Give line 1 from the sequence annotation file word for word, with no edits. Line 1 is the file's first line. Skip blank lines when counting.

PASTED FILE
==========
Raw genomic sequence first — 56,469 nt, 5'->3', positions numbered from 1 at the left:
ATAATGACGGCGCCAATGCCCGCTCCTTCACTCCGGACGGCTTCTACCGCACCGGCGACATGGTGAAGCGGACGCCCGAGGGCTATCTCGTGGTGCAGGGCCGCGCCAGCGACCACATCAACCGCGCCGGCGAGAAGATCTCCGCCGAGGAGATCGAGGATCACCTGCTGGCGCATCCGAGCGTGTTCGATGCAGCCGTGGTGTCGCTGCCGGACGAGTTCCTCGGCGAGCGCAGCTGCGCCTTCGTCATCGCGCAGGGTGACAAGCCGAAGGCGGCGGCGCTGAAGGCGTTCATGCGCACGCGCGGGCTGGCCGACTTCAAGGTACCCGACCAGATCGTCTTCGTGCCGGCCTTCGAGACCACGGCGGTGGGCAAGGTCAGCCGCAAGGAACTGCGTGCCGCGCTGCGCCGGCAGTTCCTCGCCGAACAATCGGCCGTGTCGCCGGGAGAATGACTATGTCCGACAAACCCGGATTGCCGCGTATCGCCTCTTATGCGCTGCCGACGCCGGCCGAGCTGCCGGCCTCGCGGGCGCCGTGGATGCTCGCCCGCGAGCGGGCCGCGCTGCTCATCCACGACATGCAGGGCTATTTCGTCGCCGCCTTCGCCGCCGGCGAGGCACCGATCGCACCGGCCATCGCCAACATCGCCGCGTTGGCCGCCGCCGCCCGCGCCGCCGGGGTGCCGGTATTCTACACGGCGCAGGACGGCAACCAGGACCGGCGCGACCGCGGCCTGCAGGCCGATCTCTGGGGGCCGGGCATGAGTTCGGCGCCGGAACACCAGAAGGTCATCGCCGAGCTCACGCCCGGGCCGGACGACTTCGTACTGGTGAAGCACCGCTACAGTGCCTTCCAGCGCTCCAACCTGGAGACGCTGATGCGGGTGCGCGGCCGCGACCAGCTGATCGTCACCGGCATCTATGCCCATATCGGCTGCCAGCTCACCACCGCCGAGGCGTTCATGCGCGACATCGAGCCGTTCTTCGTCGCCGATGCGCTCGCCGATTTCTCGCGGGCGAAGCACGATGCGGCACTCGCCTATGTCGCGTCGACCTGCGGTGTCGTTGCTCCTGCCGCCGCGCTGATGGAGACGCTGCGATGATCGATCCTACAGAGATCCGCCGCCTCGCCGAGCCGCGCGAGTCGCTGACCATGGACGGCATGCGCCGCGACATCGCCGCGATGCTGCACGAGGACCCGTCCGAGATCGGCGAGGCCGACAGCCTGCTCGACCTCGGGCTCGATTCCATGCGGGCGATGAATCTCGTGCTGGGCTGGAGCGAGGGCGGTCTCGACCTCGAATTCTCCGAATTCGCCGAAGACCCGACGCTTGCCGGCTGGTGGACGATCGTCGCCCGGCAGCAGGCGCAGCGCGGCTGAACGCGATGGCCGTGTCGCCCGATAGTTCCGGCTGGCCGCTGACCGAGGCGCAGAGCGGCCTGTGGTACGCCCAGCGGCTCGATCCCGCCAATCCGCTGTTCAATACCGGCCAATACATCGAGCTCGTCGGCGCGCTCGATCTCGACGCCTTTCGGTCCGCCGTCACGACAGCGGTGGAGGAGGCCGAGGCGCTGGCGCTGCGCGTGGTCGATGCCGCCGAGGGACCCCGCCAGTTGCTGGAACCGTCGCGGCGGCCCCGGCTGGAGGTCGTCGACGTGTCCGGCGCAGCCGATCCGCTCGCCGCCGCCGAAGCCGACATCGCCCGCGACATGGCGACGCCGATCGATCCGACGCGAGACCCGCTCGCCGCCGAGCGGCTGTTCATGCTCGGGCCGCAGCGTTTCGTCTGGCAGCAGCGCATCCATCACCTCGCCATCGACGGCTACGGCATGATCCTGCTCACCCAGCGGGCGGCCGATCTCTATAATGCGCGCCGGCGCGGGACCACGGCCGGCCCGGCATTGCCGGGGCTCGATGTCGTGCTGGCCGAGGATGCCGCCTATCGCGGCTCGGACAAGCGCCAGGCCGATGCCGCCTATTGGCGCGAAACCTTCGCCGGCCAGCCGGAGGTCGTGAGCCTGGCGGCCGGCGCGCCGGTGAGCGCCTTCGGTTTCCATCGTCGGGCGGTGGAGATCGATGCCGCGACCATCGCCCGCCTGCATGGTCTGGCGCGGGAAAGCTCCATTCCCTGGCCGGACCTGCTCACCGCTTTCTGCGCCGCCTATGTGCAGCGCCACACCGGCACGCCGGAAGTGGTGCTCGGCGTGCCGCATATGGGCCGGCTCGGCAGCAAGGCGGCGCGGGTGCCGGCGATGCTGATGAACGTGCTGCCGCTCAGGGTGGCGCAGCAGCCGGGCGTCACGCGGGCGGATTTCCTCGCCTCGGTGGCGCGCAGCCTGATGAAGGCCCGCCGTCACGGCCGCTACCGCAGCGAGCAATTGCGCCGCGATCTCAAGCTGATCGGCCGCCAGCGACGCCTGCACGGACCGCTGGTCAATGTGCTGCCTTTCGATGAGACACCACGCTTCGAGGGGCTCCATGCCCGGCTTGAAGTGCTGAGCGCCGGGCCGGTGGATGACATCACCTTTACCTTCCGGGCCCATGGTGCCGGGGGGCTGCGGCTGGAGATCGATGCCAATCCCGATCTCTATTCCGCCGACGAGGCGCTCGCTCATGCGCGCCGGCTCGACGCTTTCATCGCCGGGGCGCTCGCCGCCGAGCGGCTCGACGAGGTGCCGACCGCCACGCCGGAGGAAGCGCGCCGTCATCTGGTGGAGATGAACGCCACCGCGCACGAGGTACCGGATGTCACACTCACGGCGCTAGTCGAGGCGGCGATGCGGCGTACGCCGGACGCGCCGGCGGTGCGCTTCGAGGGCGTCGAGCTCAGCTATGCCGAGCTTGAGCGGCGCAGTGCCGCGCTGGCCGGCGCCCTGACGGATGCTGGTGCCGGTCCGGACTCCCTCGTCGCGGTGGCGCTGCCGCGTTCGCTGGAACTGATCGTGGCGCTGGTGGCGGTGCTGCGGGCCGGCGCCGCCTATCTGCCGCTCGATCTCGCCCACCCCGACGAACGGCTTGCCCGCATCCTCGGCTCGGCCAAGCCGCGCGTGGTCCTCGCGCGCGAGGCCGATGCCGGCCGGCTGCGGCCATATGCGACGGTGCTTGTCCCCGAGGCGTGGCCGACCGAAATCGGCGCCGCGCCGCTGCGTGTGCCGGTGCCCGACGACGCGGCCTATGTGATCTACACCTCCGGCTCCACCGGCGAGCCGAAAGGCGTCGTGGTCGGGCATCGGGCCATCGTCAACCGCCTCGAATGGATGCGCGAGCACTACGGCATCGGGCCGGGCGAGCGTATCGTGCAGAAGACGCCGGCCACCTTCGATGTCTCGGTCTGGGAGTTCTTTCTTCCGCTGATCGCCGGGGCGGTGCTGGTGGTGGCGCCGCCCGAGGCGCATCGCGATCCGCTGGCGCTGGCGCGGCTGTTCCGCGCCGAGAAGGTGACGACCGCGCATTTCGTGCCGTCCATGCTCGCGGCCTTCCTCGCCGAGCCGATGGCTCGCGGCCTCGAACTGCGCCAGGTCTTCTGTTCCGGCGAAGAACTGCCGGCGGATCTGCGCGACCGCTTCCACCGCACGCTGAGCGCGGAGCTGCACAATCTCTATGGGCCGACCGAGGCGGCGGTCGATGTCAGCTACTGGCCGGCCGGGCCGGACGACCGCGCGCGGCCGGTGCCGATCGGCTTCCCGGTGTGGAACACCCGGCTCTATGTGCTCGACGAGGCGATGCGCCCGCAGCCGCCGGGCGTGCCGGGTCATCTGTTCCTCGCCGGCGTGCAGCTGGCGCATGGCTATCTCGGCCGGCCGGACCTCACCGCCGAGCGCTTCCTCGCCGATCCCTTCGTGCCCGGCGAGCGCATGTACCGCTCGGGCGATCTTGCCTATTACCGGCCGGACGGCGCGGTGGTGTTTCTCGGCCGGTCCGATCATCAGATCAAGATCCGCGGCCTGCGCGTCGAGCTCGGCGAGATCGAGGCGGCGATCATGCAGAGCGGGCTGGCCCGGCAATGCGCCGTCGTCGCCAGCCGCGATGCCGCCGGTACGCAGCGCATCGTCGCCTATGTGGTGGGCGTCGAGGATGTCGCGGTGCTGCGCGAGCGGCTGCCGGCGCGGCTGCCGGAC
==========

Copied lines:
Raw genomic sequence first — 56,469 nt, 5'->3', positions numbered from 1 at the left: